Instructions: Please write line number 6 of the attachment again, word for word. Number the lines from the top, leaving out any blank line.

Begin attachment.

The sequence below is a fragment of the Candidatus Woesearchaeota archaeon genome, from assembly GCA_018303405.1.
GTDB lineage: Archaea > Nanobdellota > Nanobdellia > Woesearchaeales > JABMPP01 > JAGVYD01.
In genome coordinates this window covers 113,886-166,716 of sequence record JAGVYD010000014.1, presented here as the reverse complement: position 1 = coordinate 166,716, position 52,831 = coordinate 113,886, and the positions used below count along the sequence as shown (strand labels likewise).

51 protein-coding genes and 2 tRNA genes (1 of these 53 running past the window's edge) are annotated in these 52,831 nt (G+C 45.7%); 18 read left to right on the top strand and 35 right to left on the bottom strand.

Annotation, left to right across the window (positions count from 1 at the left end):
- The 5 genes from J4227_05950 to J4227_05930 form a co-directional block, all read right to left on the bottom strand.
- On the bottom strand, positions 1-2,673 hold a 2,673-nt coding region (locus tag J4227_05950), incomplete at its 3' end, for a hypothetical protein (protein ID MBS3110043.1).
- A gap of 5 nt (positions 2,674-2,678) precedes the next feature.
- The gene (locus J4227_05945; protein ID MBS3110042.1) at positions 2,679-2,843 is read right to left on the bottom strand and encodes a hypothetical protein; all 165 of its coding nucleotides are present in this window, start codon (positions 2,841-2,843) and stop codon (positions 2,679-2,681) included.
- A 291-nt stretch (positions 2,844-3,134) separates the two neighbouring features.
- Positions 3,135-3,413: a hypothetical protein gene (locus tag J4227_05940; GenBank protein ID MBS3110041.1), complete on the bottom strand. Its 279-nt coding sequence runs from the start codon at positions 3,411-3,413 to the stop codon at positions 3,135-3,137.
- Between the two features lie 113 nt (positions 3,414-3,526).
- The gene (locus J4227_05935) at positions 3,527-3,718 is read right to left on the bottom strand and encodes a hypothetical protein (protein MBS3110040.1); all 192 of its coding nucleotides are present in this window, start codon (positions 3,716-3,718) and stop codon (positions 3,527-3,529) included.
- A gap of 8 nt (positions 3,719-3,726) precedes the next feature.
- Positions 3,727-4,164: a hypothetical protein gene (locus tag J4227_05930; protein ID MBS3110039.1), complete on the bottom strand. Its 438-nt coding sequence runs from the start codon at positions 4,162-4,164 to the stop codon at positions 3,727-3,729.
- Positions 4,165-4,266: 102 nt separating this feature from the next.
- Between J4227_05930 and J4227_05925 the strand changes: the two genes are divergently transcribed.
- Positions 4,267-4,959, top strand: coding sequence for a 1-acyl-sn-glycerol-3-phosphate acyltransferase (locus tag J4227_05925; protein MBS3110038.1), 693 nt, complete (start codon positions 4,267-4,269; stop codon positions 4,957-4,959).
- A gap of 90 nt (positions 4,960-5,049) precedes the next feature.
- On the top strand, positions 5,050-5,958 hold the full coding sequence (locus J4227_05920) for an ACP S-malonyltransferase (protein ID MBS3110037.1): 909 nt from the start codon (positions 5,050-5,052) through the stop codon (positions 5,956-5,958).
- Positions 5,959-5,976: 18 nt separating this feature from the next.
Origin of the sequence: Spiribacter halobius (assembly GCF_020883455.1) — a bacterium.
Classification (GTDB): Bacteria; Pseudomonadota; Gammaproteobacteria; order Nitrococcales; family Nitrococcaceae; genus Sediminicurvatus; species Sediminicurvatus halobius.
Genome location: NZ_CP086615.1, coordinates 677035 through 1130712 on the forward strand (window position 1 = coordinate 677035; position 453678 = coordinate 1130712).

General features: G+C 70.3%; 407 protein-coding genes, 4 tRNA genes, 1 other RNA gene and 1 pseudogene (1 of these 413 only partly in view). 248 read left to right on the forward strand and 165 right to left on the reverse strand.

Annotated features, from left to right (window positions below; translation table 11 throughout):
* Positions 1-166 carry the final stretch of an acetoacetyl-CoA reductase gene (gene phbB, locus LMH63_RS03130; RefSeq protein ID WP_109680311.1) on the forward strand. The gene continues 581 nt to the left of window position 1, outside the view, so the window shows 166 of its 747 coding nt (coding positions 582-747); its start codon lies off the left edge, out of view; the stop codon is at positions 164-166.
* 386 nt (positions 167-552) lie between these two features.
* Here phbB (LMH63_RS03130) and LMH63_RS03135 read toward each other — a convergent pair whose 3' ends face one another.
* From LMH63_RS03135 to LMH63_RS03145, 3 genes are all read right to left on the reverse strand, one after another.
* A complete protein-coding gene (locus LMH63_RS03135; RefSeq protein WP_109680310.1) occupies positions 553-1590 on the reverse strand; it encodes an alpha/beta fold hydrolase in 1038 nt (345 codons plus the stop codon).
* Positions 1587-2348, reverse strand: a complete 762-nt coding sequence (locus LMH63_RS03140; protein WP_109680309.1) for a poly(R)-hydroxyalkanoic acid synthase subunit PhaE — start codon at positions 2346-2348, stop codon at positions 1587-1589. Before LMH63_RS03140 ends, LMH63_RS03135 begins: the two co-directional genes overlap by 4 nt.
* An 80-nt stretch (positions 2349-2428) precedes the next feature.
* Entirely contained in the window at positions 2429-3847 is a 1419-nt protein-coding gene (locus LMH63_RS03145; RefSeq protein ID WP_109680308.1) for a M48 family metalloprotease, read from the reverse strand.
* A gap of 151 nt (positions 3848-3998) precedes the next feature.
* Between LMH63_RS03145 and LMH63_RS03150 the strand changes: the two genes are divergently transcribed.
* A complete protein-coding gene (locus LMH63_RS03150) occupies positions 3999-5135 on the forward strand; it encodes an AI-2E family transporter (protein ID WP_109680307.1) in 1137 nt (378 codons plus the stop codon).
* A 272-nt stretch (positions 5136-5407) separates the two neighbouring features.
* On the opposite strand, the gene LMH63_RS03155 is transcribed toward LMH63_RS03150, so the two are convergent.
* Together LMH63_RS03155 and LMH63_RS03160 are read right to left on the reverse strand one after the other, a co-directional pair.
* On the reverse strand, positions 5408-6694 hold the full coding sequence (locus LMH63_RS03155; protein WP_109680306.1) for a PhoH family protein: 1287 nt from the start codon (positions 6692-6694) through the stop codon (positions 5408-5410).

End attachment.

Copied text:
- The 5 genes from J4227_05950 to J4227_05930 form a co-directional block, all read right to left on the bottom strand.